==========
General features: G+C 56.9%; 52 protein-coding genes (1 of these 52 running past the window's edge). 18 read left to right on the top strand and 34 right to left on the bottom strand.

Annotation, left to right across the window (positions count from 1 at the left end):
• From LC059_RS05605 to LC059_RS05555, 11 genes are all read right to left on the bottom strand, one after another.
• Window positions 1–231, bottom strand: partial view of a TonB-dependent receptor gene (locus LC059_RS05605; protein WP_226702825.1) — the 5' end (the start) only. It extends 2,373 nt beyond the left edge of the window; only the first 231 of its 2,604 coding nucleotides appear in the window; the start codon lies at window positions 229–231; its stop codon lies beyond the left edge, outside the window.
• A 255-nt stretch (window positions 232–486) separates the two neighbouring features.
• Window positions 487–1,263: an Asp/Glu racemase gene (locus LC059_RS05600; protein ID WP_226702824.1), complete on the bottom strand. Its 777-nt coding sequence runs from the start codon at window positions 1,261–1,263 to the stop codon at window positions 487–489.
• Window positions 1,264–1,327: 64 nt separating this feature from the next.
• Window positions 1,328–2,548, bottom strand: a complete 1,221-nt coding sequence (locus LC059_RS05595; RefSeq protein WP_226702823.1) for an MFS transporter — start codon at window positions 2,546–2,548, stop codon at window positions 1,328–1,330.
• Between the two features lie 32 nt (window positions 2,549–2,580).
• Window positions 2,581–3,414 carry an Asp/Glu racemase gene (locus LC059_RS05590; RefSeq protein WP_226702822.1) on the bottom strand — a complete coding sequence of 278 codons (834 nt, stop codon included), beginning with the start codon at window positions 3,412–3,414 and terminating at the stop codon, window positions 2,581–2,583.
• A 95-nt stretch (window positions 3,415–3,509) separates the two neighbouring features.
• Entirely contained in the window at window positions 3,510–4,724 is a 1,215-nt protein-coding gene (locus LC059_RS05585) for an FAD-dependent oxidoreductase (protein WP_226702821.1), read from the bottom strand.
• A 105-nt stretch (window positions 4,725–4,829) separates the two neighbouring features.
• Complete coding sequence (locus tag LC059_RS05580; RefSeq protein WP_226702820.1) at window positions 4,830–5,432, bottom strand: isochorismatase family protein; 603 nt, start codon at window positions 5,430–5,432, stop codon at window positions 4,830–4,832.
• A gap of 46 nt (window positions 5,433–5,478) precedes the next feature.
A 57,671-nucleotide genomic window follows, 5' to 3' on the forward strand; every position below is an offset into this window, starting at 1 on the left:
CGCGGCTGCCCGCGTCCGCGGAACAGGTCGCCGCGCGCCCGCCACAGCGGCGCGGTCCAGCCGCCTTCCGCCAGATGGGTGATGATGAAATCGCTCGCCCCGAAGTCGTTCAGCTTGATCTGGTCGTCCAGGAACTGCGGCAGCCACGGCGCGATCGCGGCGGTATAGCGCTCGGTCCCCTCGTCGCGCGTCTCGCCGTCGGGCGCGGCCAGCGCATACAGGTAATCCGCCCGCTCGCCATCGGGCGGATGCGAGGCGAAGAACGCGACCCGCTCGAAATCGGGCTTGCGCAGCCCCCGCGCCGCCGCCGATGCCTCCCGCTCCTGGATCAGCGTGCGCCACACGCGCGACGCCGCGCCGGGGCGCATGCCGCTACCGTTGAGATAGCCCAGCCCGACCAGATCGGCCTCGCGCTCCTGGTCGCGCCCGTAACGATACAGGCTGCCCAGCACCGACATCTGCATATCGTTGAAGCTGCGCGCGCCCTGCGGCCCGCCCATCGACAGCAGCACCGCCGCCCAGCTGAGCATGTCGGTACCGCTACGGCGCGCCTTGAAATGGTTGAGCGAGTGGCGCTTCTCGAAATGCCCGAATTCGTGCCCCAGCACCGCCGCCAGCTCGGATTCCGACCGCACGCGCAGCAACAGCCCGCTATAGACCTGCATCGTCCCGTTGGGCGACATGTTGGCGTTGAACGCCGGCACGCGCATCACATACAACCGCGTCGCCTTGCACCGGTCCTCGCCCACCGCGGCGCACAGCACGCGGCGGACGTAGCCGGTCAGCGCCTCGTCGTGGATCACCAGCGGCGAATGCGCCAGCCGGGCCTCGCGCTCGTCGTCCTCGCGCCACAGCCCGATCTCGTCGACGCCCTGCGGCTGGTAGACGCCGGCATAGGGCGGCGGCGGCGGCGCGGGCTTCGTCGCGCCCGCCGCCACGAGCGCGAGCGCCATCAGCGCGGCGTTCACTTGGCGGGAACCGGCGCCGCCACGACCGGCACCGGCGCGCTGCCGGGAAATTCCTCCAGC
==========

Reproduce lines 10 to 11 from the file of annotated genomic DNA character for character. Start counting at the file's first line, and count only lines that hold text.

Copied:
• Window positions 2,581–3,414 carry an Asp/Glu racemase gene (locus LC059_RS05590; RefSeq protein WP_226702822.1) on the bottom strand — a complete coding sequence of 278 codons (834 nt, stop codon included), beginning with the start codon at window positions 3,412–3,414 and terminating at the stop codon, window positions 2,581–2,583.
• A 95-nt stretch (window positions 3,415–3,509) separates the two neighbouring features.